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AstraZeneca, Crestor's maker, says that the drug is safe and dismisses the accusations made by Public Citizen as groundless.
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The Food and Drug Administration has not ruled on Public Citizen's petition. But the National Institutes of Health estimated that rhabdomyolysis is extremely rare in patients taking statins now on the market, occurring in fewer than one out of every one million people on the drugs.
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Golomb said she had been documenting cases of adverse events associated with statin use. She said she had collected detailed data on about 500 people who report having experienced muscle aches, memory problems, irritability, neuropathy or other symptoms while taking the drugs. In many cases, Golomb said, the problems resolved after the patients stopped the statin, and came back if they returned to the drug or took another statin.
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One participant in the study, Jane Brunzie, 66, of Vista, California, said she had begun having frequent "senior moments" while on a regimen of 30 milligrams of Lipitor. The problem got so bad, she said, that her daughter refused to let Brunzie baby-sit for her 9-year-old granddaughter and her family began looking into residential facilities for people with dementia. "I was constantly struggling to remember a person, a place, an event, a word," Brunzie said. "It got so bad I couldn't carry on a normal conversation."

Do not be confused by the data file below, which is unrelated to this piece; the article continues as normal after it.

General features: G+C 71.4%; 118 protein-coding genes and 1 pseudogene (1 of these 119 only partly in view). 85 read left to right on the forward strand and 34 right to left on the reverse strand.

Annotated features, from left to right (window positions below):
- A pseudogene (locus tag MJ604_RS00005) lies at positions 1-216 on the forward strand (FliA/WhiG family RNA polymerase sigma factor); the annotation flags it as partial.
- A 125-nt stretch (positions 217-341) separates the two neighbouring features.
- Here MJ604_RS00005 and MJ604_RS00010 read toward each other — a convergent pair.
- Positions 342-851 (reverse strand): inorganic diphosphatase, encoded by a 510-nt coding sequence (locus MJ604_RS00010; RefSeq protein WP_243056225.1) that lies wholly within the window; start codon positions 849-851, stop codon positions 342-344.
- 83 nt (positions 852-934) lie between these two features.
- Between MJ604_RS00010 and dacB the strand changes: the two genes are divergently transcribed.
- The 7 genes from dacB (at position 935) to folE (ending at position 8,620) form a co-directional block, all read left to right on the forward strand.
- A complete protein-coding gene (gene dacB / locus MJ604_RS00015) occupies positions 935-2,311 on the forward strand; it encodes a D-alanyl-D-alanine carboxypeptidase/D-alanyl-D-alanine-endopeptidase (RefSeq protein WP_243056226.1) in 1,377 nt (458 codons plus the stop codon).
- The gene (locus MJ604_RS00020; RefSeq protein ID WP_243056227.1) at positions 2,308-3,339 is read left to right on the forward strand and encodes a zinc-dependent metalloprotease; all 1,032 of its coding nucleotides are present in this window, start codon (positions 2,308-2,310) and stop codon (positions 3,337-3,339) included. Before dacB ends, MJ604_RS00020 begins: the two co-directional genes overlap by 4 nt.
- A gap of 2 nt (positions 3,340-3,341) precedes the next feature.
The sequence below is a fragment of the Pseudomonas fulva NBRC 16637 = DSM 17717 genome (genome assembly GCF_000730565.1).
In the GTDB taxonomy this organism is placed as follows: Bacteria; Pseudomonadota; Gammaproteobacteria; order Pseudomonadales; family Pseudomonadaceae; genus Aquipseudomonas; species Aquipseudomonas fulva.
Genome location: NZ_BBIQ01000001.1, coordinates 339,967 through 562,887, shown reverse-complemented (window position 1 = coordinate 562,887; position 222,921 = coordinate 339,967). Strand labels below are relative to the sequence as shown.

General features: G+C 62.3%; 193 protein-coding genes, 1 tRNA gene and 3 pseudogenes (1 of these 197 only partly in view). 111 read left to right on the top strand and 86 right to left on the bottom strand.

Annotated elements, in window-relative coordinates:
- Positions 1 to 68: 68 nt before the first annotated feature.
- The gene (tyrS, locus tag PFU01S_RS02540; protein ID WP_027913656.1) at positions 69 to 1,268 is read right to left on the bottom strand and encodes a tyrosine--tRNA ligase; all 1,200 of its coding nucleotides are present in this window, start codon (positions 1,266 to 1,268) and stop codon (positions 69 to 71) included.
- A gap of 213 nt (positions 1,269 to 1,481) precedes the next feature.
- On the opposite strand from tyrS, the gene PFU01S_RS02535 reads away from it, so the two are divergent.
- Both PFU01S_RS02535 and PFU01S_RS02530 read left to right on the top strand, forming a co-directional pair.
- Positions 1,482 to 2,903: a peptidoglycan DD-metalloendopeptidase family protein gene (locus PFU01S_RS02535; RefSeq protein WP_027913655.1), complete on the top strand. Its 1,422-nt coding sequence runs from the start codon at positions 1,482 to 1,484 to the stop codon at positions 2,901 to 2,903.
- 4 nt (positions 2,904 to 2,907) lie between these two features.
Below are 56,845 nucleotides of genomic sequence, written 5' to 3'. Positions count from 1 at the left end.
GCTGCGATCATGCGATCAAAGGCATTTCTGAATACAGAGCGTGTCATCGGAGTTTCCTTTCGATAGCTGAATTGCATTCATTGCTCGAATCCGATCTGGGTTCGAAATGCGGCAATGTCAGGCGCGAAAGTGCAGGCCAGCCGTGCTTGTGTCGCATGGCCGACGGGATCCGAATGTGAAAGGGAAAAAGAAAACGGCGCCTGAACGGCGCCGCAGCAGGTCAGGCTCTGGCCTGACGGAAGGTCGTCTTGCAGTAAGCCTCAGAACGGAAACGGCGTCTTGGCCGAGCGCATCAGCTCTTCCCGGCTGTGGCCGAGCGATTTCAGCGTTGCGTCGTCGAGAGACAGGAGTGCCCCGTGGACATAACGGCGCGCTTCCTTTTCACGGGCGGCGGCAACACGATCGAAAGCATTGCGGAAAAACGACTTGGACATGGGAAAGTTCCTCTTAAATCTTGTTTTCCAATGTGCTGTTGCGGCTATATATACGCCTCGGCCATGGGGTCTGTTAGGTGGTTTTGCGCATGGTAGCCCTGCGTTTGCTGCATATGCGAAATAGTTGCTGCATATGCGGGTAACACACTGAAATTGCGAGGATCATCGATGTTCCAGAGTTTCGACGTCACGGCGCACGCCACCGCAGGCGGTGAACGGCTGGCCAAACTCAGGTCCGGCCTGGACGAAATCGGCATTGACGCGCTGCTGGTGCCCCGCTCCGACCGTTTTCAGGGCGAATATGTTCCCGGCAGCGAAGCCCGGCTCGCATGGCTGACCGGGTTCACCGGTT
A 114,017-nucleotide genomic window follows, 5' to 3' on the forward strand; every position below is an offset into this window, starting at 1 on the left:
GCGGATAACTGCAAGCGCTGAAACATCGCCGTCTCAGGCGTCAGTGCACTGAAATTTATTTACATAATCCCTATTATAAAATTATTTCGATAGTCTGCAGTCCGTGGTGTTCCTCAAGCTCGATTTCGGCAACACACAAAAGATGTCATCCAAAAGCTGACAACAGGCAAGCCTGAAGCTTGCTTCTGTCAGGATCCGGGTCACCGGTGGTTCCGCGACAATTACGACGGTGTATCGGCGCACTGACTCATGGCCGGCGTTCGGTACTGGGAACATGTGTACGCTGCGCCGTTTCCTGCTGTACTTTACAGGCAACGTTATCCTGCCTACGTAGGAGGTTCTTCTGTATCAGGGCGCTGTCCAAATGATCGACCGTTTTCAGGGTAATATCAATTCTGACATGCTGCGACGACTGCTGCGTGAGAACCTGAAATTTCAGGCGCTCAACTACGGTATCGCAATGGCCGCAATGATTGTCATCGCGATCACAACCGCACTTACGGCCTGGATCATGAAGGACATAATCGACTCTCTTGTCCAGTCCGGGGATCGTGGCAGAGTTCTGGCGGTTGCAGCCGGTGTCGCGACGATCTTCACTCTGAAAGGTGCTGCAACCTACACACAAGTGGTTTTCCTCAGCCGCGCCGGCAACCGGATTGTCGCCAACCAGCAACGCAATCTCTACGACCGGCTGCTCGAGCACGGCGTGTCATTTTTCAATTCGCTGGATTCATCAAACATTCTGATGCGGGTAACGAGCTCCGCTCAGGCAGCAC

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At her son's prompting, Brunzie said, she stopped the medication several months ago and the problem cleared up within a week.
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Researchers say that such case studies do not offer proof that statins are causing the problems; the only way to show that is through randomized clinical trials. And drug makers generally dismiss such concerns as greatly overstated. Large-scale clinical trials and years of real-world use by millions, they say, have provided proof of statins' safety in all but the rarest instances.
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"We have over 70 million patient-years of experience worldwide, so we're able to comment on our efficacy and safety profile with confidence," said Dr. Gary Palmer, a vice president with the cardiovascular medical group at Pfizer, which makes Lipitor.
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The New York Times